Studies on exercise adherence show that many people quit their exercise routines because they become bored or burned out. This can happen when you do the same thing day in and day out. Incorporating three different sports into your weekly exercise plan helps you to avoid burnout. When you grow tired of swimming along that godforsaken black line in your local pool, you can go for a run, a hike or a bike ride around town or through the countryside. After all, each of these activities directly contributes to your triathlon success.

If the variety of training for a triathlon isn’t enough to keep you motivated — don’t worry. I give you several other strategies for keeping your enthusiasm high throughout your training.

Not only that. The training program in this book will help you redefine how you see and do exercise so that you can alter your long-term view of physical fitness. You will begin to see each triathlon training session for what it can be: a unique opportunity for personal growth, a celebration of life and a relaxing pause in your otherwise hectic and stressful life. You’ll learn to make exercise about letting go, stepping out into the world, getting sunshine on your face and having fun.

You Will Learn to Strengthen Your Weaknesses

As we age, we begin erecting physical and psychological walls, brick by brick, made of our fears, doubts and excuses. And we do it without realizing it. This wall begins to widen the distance between ourselves and our human potential. Before we know it, we’re nowhere close to the person we once were — or to the person we wanted to become. That can be a very scary realization later in life.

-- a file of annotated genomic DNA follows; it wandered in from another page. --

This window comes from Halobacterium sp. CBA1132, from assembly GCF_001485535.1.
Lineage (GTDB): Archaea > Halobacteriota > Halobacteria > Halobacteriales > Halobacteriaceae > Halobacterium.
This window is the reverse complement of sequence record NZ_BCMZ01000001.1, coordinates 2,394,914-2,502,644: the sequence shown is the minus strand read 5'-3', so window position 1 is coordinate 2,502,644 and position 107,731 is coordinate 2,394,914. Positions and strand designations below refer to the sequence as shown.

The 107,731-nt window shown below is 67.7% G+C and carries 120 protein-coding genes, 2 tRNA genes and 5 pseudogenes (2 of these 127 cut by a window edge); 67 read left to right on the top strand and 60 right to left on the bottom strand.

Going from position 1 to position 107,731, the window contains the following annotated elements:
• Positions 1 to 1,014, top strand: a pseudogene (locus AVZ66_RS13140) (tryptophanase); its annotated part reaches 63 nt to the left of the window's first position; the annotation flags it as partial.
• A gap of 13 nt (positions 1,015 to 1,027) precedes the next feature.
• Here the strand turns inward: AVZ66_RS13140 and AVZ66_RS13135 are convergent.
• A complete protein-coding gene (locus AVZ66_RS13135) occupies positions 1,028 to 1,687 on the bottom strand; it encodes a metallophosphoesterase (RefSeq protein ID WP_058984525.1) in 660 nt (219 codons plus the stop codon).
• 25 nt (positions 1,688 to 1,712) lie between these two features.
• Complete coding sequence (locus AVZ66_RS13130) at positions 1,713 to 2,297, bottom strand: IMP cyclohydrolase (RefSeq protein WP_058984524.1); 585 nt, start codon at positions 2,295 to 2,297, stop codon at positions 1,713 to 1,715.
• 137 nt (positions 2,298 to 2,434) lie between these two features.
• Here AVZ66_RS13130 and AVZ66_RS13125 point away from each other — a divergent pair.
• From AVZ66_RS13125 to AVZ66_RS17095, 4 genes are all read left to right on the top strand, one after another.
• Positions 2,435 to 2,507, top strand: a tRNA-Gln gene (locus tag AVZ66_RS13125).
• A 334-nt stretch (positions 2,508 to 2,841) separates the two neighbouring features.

Training for and finishing a triathlon forces you to smash through that wall and deal with your weaknesses (for example, chronic knee pain, poor self-image, fear of failure). When you strengthen your weaknesses, you become more capable of setting aside your fears and doubts to achieve other extraordinary things in your life.

Get Training, Get Inspired, Get Chills

Social Benefits

Whether you train for your triathlon alone or with others, you’re sure to meet fellow triathletes along the way. You’ll find that the camaraderie within the triathlon world is unmatched in any other sport. In addition to making new fitness friends, you stand to reap other social rewards as well.

You Get to Rub Shoulders with the Best Athletes in the World

In a triathlon everyone completes the same course: mother of three, 56-year-old age-group competitor, world-champion professional. That’s one of the truly unique things about this sport.